As I type this, on C-Span the long walk around presser at WRH/Building 18 today is on.  Miserable.  General after general intones in the days since the WaPo article broke.

Why are they always so surprised?  We know they are not…

To draw more heavily on Reserve units, the Bush administration announced in January that it was revising rules that limited call-ups of Guard members. The previous policy limited mobilization of Guard members to 24 months every five years, but prolonged and large deployments in Iraq and Afghanistan led the Pentagon to abandon that rule.

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UPDATE, 6:41 am

Democracy NOW! had a segment yesterday on the issues raised in the Wapo article on WRH/Bldg 18. One participant, Mark Benjamin writes on injured vet issues, esp on the brain injured, Ward 54 at WRH.  I used to read him when he was with UPI previous to Salon:

MARK BENJAMIN: … On the other hand, the same Army is trying to make a determination about how much money the Pentagon is going to pay that soldier, perhaps for the rest of their life. Now, the Army’s mission, you have to understand, is to take ground and hold it. The Army’s mission, frankly, is not to compensate veterans for their service.

 So what we have is essentially a conflict of interest. The Army is trying to do both at the same time: save money for bullets and bombs on the backs of veterans, and also treat them and compensate them. So it’s this strange problem.  [...]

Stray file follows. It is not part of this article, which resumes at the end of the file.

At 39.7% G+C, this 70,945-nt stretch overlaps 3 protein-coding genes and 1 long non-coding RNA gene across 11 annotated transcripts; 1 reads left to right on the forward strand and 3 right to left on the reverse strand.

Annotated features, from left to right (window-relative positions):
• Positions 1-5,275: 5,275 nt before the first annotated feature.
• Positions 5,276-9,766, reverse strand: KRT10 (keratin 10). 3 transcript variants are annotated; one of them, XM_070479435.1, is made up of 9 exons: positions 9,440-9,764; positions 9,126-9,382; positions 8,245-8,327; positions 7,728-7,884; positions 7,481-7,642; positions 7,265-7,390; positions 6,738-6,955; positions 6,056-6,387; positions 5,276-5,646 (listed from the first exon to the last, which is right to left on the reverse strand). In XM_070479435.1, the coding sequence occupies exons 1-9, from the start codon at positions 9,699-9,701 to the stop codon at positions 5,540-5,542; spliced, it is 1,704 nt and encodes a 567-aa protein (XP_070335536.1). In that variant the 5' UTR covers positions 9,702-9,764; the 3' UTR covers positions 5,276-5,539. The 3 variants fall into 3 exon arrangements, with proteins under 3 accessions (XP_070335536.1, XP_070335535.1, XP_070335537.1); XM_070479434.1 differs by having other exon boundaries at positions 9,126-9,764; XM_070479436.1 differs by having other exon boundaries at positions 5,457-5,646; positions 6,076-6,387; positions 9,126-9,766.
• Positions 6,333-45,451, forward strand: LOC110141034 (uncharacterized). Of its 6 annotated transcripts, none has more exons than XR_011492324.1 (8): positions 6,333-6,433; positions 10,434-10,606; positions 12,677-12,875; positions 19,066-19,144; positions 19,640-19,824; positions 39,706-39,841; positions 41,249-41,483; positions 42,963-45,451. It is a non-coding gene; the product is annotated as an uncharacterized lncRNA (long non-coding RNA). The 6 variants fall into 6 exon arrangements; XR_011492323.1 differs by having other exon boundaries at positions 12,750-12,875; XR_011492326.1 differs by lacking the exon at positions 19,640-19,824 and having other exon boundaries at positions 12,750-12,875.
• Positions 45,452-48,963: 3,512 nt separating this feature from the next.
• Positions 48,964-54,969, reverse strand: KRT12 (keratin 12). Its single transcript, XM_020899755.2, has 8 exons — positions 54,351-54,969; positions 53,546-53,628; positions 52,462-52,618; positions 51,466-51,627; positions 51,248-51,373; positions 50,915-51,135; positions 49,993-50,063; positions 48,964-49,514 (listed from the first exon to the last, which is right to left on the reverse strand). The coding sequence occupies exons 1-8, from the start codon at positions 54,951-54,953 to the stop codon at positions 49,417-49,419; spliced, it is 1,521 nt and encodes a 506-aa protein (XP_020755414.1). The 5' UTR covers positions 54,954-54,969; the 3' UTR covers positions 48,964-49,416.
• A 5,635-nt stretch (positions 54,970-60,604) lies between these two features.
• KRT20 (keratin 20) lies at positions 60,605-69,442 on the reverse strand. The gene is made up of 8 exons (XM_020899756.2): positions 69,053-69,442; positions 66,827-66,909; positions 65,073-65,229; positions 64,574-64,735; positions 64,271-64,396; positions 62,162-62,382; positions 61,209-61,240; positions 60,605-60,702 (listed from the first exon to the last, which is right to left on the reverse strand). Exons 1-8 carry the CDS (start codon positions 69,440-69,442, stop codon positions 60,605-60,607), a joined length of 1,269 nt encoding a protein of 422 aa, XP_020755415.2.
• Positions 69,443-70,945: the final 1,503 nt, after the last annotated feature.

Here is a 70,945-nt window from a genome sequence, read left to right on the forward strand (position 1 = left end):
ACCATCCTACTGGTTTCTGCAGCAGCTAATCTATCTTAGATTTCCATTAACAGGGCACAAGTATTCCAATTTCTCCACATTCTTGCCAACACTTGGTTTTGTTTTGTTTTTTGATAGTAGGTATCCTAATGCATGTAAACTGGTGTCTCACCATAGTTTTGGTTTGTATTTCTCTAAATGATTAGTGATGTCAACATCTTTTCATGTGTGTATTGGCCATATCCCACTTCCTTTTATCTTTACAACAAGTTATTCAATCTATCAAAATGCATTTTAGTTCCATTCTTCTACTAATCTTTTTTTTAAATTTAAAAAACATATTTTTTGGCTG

And this…

MARK BENJAMIN: Well, certainly, I think what Lieutenant Goodrum is talking about is when a soldier who has a stellar career sees something that they think is wrong in the theater, say, in Iraq and tries to alert superiors and tries to do the right thing and ends up resulting, in this case, in the death of a young soldier, and in Goodrum’s case, which I think is very well documented, it ends up that there’s a lot retribution against the soldier, and it’s carried out through his medical care, and it’s carried out through charging him with AWOL for trying to go get psychiatric care. I think those cases are relatively unusual. They do happen. I mean, being a whistleblower in the military, stepping up and doing, frankly, what officers are taught to do, which is blow the whistle when things get out of hand, yes, there are serious, serious cases of retaliation, and you do come across them.